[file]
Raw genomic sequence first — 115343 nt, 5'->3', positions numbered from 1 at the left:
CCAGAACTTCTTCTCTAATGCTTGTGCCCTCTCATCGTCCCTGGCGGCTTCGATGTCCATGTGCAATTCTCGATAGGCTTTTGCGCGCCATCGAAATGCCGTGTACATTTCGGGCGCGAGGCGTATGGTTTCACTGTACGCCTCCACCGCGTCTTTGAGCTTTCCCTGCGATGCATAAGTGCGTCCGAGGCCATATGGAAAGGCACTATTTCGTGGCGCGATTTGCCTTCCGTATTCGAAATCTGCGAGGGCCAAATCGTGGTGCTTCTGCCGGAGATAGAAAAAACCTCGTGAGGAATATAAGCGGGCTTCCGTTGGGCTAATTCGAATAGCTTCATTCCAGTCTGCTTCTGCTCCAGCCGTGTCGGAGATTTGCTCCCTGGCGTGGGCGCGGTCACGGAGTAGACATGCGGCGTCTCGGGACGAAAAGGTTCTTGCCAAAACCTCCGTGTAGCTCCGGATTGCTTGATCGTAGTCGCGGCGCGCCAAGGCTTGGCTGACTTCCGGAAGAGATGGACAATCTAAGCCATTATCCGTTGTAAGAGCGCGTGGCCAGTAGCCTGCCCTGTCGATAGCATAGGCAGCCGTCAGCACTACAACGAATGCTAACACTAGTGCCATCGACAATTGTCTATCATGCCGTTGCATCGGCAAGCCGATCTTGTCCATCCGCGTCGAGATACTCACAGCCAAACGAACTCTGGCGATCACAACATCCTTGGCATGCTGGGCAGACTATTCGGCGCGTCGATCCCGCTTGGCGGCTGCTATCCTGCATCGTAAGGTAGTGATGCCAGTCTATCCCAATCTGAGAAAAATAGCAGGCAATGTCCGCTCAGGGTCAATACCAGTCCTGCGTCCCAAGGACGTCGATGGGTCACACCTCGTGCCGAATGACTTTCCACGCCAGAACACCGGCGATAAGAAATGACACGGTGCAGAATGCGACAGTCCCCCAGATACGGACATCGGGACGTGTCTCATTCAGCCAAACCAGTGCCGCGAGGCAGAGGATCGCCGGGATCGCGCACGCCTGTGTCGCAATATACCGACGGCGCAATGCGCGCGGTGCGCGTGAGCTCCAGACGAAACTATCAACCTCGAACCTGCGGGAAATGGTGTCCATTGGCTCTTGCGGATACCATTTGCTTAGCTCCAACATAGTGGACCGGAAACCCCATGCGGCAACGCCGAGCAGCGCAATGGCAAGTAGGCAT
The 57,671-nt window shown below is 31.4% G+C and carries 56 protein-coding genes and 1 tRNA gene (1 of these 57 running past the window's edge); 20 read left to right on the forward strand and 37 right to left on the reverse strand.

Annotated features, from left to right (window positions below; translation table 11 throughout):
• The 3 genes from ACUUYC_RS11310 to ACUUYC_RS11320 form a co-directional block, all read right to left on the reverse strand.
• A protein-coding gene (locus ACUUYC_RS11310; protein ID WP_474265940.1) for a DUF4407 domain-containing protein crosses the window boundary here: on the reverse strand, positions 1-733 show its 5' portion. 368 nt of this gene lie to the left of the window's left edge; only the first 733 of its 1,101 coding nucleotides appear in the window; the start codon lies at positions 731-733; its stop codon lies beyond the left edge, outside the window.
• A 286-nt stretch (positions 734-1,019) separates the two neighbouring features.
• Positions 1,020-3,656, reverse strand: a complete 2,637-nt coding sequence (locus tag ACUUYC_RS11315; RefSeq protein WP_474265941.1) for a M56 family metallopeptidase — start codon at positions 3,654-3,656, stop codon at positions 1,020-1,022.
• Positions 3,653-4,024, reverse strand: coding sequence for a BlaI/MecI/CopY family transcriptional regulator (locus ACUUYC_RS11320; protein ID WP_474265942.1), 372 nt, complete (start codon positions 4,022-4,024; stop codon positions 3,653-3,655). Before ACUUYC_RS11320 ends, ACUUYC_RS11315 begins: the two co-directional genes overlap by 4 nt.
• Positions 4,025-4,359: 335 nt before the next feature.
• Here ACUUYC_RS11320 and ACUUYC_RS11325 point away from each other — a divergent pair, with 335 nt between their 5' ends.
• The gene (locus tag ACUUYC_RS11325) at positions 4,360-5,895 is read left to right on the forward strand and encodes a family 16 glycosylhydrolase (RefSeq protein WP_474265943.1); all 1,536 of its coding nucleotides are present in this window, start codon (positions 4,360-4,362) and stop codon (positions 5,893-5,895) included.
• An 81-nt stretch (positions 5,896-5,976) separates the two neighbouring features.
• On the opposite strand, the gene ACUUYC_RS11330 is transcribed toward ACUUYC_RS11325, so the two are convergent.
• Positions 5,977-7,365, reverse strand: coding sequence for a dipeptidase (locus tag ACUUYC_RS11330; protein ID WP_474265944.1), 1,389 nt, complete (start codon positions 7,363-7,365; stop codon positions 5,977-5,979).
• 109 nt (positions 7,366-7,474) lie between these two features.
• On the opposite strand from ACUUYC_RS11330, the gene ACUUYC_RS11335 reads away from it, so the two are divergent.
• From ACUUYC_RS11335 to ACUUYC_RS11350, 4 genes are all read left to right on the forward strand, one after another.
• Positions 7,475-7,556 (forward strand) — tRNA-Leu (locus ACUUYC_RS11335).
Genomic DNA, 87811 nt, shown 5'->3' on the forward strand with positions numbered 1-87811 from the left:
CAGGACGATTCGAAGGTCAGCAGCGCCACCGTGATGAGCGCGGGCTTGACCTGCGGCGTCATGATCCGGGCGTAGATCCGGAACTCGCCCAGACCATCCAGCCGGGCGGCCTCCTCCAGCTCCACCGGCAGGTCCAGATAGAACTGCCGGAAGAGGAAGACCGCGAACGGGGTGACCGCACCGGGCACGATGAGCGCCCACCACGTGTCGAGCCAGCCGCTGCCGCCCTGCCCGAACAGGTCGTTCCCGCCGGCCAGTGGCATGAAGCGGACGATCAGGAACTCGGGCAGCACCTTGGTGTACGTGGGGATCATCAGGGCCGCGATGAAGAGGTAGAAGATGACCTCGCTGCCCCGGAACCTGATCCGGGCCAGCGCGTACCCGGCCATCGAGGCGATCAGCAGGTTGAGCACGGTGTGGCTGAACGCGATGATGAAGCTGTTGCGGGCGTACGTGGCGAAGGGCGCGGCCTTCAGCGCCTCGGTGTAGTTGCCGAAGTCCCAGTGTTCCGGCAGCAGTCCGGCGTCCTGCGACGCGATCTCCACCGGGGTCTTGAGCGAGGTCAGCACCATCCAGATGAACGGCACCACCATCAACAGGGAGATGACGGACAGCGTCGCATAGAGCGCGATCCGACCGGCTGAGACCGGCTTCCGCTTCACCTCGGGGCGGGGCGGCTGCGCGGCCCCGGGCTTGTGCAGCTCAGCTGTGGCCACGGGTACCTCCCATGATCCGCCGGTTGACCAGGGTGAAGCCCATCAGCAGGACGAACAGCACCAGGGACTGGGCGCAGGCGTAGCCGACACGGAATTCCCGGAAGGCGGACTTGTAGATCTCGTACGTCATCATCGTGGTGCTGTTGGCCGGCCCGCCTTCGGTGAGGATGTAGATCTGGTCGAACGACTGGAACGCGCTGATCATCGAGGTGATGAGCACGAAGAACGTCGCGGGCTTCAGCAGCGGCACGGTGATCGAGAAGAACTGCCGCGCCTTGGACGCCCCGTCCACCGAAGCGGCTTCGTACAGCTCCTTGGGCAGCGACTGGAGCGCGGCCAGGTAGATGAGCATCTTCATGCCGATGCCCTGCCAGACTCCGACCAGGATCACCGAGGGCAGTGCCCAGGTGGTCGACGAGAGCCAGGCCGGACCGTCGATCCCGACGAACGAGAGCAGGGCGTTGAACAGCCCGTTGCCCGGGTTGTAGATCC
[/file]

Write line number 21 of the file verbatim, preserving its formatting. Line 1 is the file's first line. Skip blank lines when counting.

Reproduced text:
CAGGACGATTCGAAGGTCAGCAGCGCCACCGTGATGAGCGCGGGCTTGACCTGCGGCGTCATGATCCGGGCGTAGATCCGGAACTCGCCCAGACCATCCAGCCGGGCGGCCTCCTCCAGCTCCACCGGCAGGTCCAGATAGAACTGCCGGAAGAGGAAGACCGCGAACGGGGTGACCGCACCGGGCACGATGAGCGCCCACCACGTGTCGAGCCAGCCGCTGCCGCCCTGCCCGAACAGGTCGTTCCCGCCGGCCAGTGGCATGAAGCGGACGATCAGGAACTCGGGCAGCACCTTGGTGTACGTGGGGATCATCAGGGCCGCGATGAAGAGGTAGAAGATGACCTCGCTGCCCCGGAACCTGATCCGGGCCAGCGCGTACCCGGCCATCGAGGCGATCAGCAGGTTGAGCACGGTGTGGCTGAACGCGATGATGAAGCTGTTGCGGGCGTACGTGGCGAAGGGCGCGGCCTTCAGCGCCTCGGTGTAGTTGCCGAAGTCCCAGTGTTCCGGCAGCAGTCCGGCGTCCTGCGACGCGATCTCCACCGGGGTCTTGAGCGAGGTCAGCACCATCCAGATGAACGGCACCACCATCAACAGGGAGATGACGGACAGCGTCGCATAGAGCGCGATCCGACCGGCTGAGACCGGCTTCCGCTTCACCTCGGGGCGGGGCGGCTGCGCGGCCCCGGGCTTGTGCAGCTCAGCTGTGGCCACGGGTACCTCCCATGATCCGCCGGTTGACCAGGGTGAAGCCCATCAGCAGGACGAACAGCACCAGGGACTGGGCGCAGGCGTAGCCGACACGGAATTCCCGGAAGGCGGACTTGTAGATCTCGTACGTCATCATCGTGGTGCTGTTGGCCGGCCCGCCTTCGGTGAGGATGTAGATCTGGTCGAACGACTGGAACGCGCTGATCATCGAGGTGATGAGCACGAAGAACGTCGCGGGCTTCAGCAGCGGCACGGTGATCGAGAAGAACTGCCGCGCCTTGGACGCCCCGTCCACCGAAGCGGCTTCGTACAGCTCCTTGGGCAGCGACTGGAGCGCGGCCAGGTAGATGAGCATCTTCATGCCGATGCCCTGCCAGACTCCGACCAGGATCACCGAGGGCAGTGCCCAGGTGGTCGACGAGAGCCAGGCCGGACCGTCGATCCCGACGAACGAGAGCAGGGCGTTGAACAGCCCGTTGCCCGGGTTGTAGATCC